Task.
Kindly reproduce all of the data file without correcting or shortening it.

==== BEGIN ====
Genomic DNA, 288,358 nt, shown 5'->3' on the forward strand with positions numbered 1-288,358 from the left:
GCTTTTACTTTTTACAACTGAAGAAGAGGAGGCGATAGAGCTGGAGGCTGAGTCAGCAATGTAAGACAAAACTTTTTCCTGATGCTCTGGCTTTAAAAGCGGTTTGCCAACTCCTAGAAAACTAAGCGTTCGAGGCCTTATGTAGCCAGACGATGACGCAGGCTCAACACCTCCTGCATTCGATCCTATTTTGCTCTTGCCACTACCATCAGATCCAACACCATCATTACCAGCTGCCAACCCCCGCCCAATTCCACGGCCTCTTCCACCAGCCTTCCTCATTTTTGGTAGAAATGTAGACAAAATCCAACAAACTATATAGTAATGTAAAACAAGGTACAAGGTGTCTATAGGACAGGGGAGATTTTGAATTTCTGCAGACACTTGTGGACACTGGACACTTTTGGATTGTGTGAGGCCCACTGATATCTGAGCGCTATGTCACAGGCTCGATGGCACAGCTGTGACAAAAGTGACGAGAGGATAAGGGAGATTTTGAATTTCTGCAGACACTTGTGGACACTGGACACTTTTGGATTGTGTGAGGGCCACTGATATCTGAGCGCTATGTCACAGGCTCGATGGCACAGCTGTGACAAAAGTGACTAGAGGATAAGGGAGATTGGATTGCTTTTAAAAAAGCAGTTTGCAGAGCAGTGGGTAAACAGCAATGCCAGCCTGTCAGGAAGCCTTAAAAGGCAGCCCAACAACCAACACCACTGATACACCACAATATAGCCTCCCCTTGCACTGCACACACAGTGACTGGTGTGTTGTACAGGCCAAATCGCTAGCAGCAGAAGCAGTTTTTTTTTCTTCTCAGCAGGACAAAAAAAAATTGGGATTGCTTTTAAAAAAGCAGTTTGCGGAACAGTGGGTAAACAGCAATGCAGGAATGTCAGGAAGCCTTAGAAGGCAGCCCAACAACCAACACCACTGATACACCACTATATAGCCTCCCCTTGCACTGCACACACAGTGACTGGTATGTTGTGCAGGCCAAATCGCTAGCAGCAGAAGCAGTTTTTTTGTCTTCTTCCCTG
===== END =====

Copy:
Genomic DNA, 288,358 nt, shown 5'->3' on the forward strand with positions numbered 1-288,358 from the left:
GCTTTTACTTTTTACAACTGAAGAAGAGGAGGCGATAGAGCTGGAGGCTGAGTCAGCAATGTAAGACAAAACTTTTTCCTGATGCTCTGGCTTTAAAAGCGGTTTGCCAACTCCTAGAAAACTAAGCGTTCGAGGCCTTATGTAGCCAGACGATGACGCAGGCTCAACACCTCCTGCATTCGATCCTATTTTGCTCTTGCCACTACCATCAGATCCAACACCATCATTACCAGCTGCCAACCCCCGCCCAATTCCACGGCCTCTTCCACCAGCCTTCCTCATTTTTGGTAGAAATGTAGACAAAATCCAACAAACTATATAGTAATGTAAAACAAGGTACAAGGTGTCTATAGGACAGGGGAGATTTTGAATTTCTGCAGACACTTGTGGACACTGGACACTTTTGGATTGTGTGAGGCCCACTGATATCTGAGCGCTATGTCACAGGCTCGATGGCACAGCTGTGACAAAAGTGACGAGAGGATAAGGGAGATTTTGAATTTCTGCAGACACTTGTGGACACTGGACACTTTTGGATTGTGTGAGGGCCACTGATATCTGAGCGCTATGTCACAGGCTCGATGGCACAGCTGTGACAAAAGTGACTAGAGGATAAGGGAGATTGGATTGCTTTTAAAAAAGCAGTTTGCAGAGCAGTGGGTAAACAGCAATGCCAGCCTGTCAGGAAGCCTTAAAAGGCAGCCCAACAACCAACACCACTGATACACCACAATATAGCCTCCCCTTGCACTGCACACACAGTGACTGGTGTGTTGTACAGGCCAAATCGCTAGCAGCAGAAGCAGTTTTTTTTTCTTCTCAGCAGGACAAAAAAAAATTGGGATTGCTTTTAAAAAAGCAGTTTGCGGAACAGTGGGTAAACAGCAATGCAGGAATGTCAGGAAGCCTTAGAAGGCAGCCCAACAACCAACACCACTGATACACCACTATATAGCCTCCCCTTGCACTGCACACACAGTGACTGGTATGTTGTGCAGGCCAAATCGCTAGCAGCAGAAGCAGTTTTTTTGTCTTCTTCCCTG